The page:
Hike to Survival Beach
Post Maria- Path is clear and you can get to the beach.
Are you looking for a fun, adventurous hike to a really pretty beach? Then this one is what you are looking for! Survival Beach is a long stretch of sand in Aguadilla, with some really neat rock formations along the shoreline. It is only a 15 to 20-minue walkaalong a path through the trees and over rocks at the beach. It is not super easy, but most people should be able to make the trek to enjoy this place.
Aguadilla is on the north-west coast of Puerto Rico, about two hours from San Juan. There are many lovely beaches in this town, but they are noted for their waves, and for being a surfers’ paradise — not so much for swimming. Because of it is not so easy to get to, Survival Beach is not very crowded … in fact you may be the only ones there at times!
There are two ways of getting to Survival Beach — either heading west from the Isabela/Shacks Beach area (which is a couple mile walk through the sand) or a relatively short walk east from Surfers’ Beach. Guess which way we’re going to recommend?
We had been to Survival Beach years ago, on horseback from Isabela, and I remember it was a long walk. So until I found this “short cut”, we had not been back. While some people may say this new shorter route will “ruin” this “hidden treasure”, I think it is great. More people can enjoy Puerto Rico’s beauty, hopefully will respect it, and want to preserve it in its natural state.
For this trek, you need to start at the Surfers’ Beach area. The road to Surfers’ Beach is paved. It has a long parking lot, so park at the far (eastern) end.
From the parking area, you need to look for trails that lead through the woods (you can start by going over a bridge at the parking lot, or start out heading east on the beach and then up through the large rocks). You will need to look for it — it is just a small , un-marked path. It winds through the woods over lots of roots and some rocks. It takes about 10 minutes to get to Table Top Beach. The name is self explanatory once you see the flat topped rock formations in the water. Take time to look around here, snap some photos. There is a rock grinding stone on this beach … that was an odd find!
Once you are done here, continue eastward — depending on the tide and surf conditions, I hear you can go either of two ways. At low tide, supposedly you can walk in the water/water edge to get to Survival Beach. For high tide (that’s when we went) or rough seas, just take the high route — up and around the rocks, and then down to the beach. It was high tide when we went, so we did up and over. The rocks are sharp and might be loose, so take your time and be careful. Maybe this will take another 10 minutes.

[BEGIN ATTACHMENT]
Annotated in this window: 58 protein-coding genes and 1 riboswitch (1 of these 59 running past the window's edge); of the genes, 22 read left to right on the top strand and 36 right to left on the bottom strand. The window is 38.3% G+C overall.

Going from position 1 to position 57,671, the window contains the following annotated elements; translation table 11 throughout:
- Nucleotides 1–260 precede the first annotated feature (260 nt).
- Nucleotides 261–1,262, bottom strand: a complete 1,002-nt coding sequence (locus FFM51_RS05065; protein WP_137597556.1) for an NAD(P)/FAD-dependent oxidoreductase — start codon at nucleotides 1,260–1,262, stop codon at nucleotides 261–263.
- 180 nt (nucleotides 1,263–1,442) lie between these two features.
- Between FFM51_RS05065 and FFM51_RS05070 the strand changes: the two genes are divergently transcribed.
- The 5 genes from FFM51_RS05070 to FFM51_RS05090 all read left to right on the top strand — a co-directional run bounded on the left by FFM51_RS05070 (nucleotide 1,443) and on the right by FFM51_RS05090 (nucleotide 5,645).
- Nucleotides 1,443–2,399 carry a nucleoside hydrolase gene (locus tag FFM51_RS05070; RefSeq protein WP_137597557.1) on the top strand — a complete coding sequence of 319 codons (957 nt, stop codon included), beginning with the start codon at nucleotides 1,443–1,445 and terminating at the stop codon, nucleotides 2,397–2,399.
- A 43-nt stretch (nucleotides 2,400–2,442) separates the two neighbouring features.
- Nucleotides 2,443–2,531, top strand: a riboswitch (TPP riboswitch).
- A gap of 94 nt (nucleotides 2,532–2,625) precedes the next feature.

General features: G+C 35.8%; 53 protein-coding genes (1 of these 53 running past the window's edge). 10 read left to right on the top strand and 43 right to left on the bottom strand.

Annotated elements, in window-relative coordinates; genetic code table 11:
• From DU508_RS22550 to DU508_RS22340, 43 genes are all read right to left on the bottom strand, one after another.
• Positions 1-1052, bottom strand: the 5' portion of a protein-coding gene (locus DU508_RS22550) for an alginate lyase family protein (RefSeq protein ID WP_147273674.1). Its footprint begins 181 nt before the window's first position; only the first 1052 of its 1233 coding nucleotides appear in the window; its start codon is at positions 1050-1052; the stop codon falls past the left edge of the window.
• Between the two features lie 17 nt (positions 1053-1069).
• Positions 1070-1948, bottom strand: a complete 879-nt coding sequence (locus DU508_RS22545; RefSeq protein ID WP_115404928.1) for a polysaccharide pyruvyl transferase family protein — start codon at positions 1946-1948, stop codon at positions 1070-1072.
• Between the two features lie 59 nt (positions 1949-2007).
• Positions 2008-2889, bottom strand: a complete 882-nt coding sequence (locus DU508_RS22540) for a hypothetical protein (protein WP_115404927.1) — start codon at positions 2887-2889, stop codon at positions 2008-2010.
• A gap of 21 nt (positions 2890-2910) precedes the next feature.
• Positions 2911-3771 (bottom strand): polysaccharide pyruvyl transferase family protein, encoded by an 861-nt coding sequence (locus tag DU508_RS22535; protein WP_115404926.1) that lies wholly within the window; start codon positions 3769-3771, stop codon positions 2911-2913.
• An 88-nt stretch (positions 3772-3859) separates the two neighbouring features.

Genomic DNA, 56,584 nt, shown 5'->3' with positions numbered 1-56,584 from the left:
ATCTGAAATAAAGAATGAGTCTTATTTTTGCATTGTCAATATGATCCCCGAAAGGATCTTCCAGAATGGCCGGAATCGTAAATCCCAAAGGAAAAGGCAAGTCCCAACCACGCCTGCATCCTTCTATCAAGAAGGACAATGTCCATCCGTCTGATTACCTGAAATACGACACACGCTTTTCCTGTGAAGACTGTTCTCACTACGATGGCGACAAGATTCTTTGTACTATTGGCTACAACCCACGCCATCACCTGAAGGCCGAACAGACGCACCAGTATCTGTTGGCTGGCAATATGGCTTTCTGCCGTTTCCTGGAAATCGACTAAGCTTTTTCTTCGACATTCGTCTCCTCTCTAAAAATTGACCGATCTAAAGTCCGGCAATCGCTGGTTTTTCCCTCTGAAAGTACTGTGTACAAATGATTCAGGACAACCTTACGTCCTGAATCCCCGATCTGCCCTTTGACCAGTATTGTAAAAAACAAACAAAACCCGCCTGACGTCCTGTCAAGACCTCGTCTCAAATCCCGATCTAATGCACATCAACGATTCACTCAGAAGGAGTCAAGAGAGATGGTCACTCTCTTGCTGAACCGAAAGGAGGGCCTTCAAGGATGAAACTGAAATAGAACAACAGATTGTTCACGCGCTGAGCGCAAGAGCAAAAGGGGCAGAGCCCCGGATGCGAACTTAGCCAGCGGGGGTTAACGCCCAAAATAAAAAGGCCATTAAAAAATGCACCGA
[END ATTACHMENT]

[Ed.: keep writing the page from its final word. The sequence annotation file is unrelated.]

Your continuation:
The payoff is certainly worth the effort. The views will lead you down to the beach. It is a stunning beach with clear blue water, and white-capped waves. The beach goes on for miles, but it is the cool rock formations that really make it extra special.
Mushroom caps, caves, and monoliths. Really pretty. At low tide you can get some really neat pictures walking between the rocks. There are also some stairs that lead up to the top of the bluff. Really great views.
We went mid-day, mid-week, and this beach is certainly not a secret anymore. However, we never felt crowded. We passed people coming and going, everyone really enjoying the experience. Only one family was set up at the beach. We stayed about an hour exploring, taking pictures and hunting “treasure” on the beach. We found some nice shells and sea glass.
I guess at times people swim here, but I hear there are strong currents, so I would not recommend it. This is really just a place to enjoy the view, and take a walk on the beach.
There are no facilities at Surfers’ Beach, Tabletop Beach or Survival Beach. You must bring everything you need, and pack-out all of your trash. You will need water, good hard-sole shoes (no flip flops nor bare feet), hat, and sunscreen. Use a backpack instead of cooler, and bring just what you can easily carry, since you’ll be going over tree roots and sharp rocks. This hike to the beach is probably not good for the very young kids, or older people with mobility problems.
Be smart. Don’t try to get into the water at Survival Beach if the tide is high, or the surf is rough.
Allow 20 or so minutes to walk each way between Surfers’ Beach and Survival Beach.
Surfers’ Beach is located north of the old Ramsey Air Force Base in Aguadilla, which is now the Rafael Hernández Airport. From Route 2 in Aguadilla, take either Road 107 to Road 110 to Cliff Road, or Road 110 to Cliff Road, which is north of the airport. Follow signs for Surfers’ Beach. Park at the far eastern end of Surfers’ Beach, and follow the trail to Survival Beach.
Use this map to locate places mentioned in this article. You can click on a placemark to view the GPS coordinates for that place.
- Surfer's Beach: (18.505496, -67.141174)
- Survival Beach: (18.507836, -67.134471)
- Table Top Beach: (18.507608, -67.137982)
PuertoRicoDayTrips.com assumes no responsibility regarding your safety when participating in the activities described in this article. Please use common sense! If your mother or that little voice in your head tells you that you are about to do something stupid … then don't do it!